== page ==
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"We were really looking at analyzing the data of safety in terms of discharging patients home safely in terms of outcomes such as mortality, or a re-admission to hospital," said Dr. Ryan Donnelly (MD), who's currently finishing his first year of residency in Regina.
He said for young patients without serious co-morbidities, direct discharges to home are an option.
"If you have a patient who's in the ICU who has been waiting for a ward bed and ends up getting well enough to go home, it kind of started that way," he said.
"The data analyzing it came after the practice started.”
Under the supervision of Dr. Eric Sy (MD) and Dr. Vincent Lau (MD), Donnelly teamed up with Sehar Parvez, who's now in her fourth year of medical school at the University of Saskatchewan's Regina campus.
Their team’s work was first published in September 2021 in the Canadian Journal of Anesthesia, with a subsequent article published in January 2023's journal of Critical Care Medicine.
Although the Covid-19 pandemic limited any direct interviews with patients, Donnelly and Parvez started by combing through more than 8,000 papers that mentioned direct-to-home discharges.
"The evidence that we've gathered from my meta-analysis is that it can be safe," said Donnelly. "It's something that is going to be happening more and more.”
Their next step was to put together a questionnaire and sending it to healthcare providers across the country. They received more than 350 responses.
"About a third of healthcare providers didn't know that there is an increase in the direct discharge home from the ICU," said Parvez. "I thought that was very interesting.”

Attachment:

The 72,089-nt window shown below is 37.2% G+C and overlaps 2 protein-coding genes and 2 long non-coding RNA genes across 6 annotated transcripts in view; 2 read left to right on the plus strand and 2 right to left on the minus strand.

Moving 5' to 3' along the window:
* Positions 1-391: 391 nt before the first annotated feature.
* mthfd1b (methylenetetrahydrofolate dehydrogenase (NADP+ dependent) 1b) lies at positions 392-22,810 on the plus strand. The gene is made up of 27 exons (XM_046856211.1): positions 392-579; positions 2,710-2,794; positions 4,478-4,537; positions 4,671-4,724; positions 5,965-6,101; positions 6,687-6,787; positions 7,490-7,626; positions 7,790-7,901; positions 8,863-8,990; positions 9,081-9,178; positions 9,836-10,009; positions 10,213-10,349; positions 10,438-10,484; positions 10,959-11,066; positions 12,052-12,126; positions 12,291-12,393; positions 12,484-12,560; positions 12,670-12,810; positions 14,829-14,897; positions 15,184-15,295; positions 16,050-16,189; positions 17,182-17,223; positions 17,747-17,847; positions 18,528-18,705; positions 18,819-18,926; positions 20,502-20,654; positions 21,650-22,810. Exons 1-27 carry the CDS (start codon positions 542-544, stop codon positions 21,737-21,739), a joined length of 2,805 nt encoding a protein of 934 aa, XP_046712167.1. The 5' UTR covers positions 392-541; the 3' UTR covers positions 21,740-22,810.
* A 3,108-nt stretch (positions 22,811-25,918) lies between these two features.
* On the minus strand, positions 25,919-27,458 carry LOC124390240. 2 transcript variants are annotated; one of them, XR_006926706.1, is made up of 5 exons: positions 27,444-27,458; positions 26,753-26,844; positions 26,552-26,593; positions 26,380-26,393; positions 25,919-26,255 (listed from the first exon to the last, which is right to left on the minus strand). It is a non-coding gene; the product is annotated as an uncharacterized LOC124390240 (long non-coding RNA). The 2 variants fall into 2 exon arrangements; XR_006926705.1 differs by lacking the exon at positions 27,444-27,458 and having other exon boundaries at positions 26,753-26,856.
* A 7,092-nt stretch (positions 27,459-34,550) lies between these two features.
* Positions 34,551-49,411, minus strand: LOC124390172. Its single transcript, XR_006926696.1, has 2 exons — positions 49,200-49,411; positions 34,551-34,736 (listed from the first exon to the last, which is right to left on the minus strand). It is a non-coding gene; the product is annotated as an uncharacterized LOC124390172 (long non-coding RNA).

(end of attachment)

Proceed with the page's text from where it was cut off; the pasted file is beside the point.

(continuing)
She and Donnelly found critical care providers were more likely to feel comfortable discharging an intensive care patient directly home, especially compared to healthcare workers who weren't as familiar with the practice.
Parvez went on to analyze outcomes for 120 patients who were in the hospital between February 2020 and May 2021. Each was discharged directly home after spending time in the critical care unit.
"We found that 32% of our direct discharges to home at that time were from substance overdose," said Parvez.
She and Donnelly studied outcomes for patients, watching whether they had to be re-admitted to hospital within 30 days to a year.
Parvez said the practice is safest when a patient has health care support workers checking in with them, documenting and communicating changes immediately to their family doctor.
In this episode, both Donnelly and Parvez share what it was like to be a medical school student during a global pandemic, as they learned to do research under the supervision of clinicians at the Regina General Hospital.
"We had to learn very quickly though how to do research in a virtual environment," said Parvez. "We didn't know how to use Zoom right away. We didn't know how to share a screen right away,
She now is looking at internal medicine as a potential career path.
"It informed my desire to want to work on being a mentor, being an educator, and continuing to practice evidence-based medicine," said Donnelly, a family medicine resident. "It was certainly rewarding."